Despite dumping its money-losing semiconductor business on GLOBALFOUNDRIES this week and a discouraging 3Q14 financial report, IBM appears determined to drive Moore’s Law. The law, which produced decades of price/performance gains for IT, will continue to achieve gains but it won’t be solely silicon-based.
How badly do we need Moore’s Law to continue? Dr. Bernard Meyerson, IBM Fellow, VP of Innovation, as part of a keynote presentation at Enterprise2014 put it this way: when it comes to data, there are 6-9 orders of magnitude on the horizon. Today’s zEC12 processor, the fastest commercial processor out there, hasn’t a chance of keeping up for long.
Still, Meyerson isn’t writing off silicon: “Silicon transistors will dominate Information Technology for decades to come but contribute little to its progress,” he declared. To augment the shortcomings of silicon, we will have to look to innovation and the resulting integrated solutions made up of specialized hardware, software, systems, architectures, and network functionality to compensate for lost technology benefits.
Ironically, data center managers actually may find themselves worrying about the slowness of the speed of light and the longer data paths that may result. His question to data center managers: Even at 300,000,000 meters/sec, is light fast enough to keep pace with technology? His answer: Not even close.
The answer lies in new innovative integrated solutions that include 3D integration, synaptic architectures, agile computing (autonomic acceleration), cognitive computing, neuromorphic systems and more. In the near term he suggests data centers to look into advances in FPGA (Field Programmable Gate Array) and GPU acceleration. In the new Power8 systems, FPGAs leverage CAPI to avoid a lot of overhead and delay.
IBM researchers explore new semiconductor materials
The offloading of IBM’s global commercial semiconductor technology business to GLOBALFOUNDRIES, at a cost of $1.5 billion over three years, doesn’t signal an IBM retreat from the semiconductor business. The deal commits GLOBALFOUNDRIES as IBM’s exclusive server processor semiconductor technology provider for 22 nanometer (nm), 14nm, and 10nm semiconductors for the next 10 years. You can bet the upcoming generation of System z will use 22nm chips and 14nm and 10nm chips for subsequent revs of the z, or whatever they are calling it by then.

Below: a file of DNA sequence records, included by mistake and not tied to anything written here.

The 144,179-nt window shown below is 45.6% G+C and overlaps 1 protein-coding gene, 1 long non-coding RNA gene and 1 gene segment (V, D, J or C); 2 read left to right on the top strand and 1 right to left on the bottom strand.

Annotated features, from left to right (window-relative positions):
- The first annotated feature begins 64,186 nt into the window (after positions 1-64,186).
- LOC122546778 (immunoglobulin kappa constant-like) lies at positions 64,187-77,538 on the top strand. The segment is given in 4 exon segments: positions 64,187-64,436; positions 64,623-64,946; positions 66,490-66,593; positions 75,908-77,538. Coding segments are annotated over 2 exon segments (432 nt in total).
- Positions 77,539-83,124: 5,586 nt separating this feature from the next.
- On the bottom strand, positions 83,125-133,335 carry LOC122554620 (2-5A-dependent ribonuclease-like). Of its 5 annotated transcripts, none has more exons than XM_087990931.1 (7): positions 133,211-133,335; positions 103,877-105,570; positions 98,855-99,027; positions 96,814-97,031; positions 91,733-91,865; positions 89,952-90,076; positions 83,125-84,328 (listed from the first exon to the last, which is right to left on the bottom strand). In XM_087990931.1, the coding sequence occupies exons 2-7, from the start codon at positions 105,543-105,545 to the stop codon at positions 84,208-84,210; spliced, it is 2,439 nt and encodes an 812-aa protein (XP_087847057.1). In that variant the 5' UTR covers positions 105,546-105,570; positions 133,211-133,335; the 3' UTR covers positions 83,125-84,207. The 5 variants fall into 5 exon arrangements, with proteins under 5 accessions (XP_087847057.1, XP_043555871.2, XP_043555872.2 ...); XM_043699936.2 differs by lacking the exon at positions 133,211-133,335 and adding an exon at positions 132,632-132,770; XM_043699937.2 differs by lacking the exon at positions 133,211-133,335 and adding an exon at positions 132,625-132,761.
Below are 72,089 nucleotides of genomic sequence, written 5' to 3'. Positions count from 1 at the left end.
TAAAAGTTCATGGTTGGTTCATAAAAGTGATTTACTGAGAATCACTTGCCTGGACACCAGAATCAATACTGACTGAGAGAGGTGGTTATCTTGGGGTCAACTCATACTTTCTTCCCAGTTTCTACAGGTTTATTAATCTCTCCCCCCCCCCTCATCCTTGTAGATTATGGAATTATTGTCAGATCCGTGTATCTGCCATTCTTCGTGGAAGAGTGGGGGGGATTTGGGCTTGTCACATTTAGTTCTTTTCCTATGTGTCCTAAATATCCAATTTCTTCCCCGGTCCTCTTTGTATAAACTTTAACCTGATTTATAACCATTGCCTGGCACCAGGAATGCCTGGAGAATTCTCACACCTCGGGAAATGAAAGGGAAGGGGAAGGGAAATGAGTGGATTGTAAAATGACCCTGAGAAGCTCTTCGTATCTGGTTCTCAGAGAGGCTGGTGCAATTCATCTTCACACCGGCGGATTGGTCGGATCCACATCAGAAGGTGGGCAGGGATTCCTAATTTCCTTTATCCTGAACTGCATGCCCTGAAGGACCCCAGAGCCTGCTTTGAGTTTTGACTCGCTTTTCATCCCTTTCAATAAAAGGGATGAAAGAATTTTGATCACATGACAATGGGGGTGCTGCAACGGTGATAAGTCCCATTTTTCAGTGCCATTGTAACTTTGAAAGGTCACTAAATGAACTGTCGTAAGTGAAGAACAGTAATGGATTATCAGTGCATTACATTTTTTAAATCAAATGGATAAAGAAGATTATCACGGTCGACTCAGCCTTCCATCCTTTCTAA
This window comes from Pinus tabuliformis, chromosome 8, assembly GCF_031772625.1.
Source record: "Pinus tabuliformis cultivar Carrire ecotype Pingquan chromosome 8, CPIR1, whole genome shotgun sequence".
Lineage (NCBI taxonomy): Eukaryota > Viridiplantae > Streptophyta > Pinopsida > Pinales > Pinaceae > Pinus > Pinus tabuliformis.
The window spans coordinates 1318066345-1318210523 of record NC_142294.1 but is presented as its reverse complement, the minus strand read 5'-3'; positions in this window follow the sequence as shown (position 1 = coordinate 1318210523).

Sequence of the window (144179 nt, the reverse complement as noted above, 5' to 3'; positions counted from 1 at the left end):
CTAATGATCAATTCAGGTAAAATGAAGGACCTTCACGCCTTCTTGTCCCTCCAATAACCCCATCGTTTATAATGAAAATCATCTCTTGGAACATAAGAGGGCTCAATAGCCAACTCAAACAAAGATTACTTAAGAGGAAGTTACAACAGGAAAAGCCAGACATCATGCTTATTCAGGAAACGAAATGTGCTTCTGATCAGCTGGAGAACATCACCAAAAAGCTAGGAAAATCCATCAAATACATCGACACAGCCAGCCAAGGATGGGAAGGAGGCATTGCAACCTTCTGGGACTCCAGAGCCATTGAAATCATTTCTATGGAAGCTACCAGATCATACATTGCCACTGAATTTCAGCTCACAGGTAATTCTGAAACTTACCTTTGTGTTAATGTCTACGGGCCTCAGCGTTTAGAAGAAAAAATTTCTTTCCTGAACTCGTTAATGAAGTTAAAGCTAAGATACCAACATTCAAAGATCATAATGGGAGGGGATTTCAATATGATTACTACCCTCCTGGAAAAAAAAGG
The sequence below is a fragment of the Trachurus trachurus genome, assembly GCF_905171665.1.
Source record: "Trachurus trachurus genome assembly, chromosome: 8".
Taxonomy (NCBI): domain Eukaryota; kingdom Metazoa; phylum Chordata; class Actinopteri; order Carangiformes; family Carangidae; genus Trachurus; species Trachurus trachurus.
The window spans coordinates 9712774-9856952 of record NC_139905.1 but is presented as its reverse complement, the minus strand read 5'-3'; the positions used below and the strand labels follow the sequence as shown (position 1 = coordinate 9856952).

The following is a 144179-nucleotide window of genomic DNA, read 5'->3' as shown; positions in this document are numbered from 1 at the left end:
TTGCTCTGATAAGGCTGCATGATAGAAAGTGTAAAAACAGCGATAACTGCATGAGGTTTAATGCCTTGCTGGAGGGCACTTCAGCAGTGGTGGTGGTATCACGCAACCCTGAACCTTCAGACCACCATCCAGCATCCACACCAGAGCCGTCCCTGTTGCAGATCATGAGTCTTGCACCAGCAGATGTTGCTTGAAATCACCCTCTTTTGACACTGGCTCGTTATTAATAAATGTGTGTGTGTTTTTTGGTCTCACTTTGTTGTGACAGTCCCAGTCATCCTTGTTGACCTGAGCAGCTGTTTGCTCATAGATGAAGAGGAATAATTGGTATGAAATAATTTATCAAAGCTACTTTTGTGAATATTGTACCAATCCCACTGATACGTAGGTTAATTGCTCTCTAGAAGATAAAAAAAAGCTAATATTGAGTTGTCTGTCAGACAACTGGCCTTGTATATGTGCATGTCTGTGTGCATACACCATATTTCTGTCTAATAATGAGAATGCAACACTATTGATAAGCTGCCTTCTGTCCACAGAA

This is combined with IBM’s previously announced $3 billion investment over five years for semiconductor technology research to lead in the next generation of computing. Between that investment and the offloading of the semiconductor fabrication business this week combined with the research described at Enterprise2014, you can be sure that IBM will stay involved in the CPU business. But one thing you should realize now, just throwing more silicon CPUs at the performance challenge, as IT has done for decades, will no longer work. Adds Meyerson: Brute force (more of the same) has run its course.
Full disclosure: DancingDinosaur is NOT a financial analyst. Still, the IBM 3Q14 financials released on Monday isn’t going to thrill IBM investors. Revenues were down across the board. Of most interest to DancingDinosaur were the results of IBM’s hardware group, STG, which dropped. Specifically, revenues from Power Systems were down 12% compared with the 2013 period. Revenues from System x were down 10%, but that’s now Lenovo’s worry. Revenues from System z fell 35% compared with a year ago while revenues from System Storage decreased 6%. The System z is due for a refresh in 2015, which will undoubtedly entail a significant price/performance gain plus whatever other goodies IBM will load on. This usually gives the z a revenue boost. Power just introduced some new POWER8 machines at Enterprise 2014, which should result in revenue increases in upcoming quarters.
Maybe not so coincidentally on the blog itjungle, a piece titled 2020 Processor Technology Could Unite Power And Mainframe Chips, by Dan Burger throws yet a few more possibilities at the processor question, especially as it pertains to IBM’s enterprise server platforms, Power and System z. Burger apparently was attending the same session as DancingDinosaur when Bernie Meyerson and others brought up the silicon question. He caught up with Ross Mauri, the general manager of System z, grabbing this interesting quote on the subject: “Now there will have to be investment in the next big thing and so it’s interesting to consider whether the Power chip and the mainframe CMOS chip will merge into one chip for both platforms,” adding “I don’t know what is next in that 2020 time frame based on the technologies we are looking at today—anything is possible.” BTW, 2020 is just a bit more than five years away; DancingDinosaur, who has been covering business and technology since 1975, may not even be retired by then.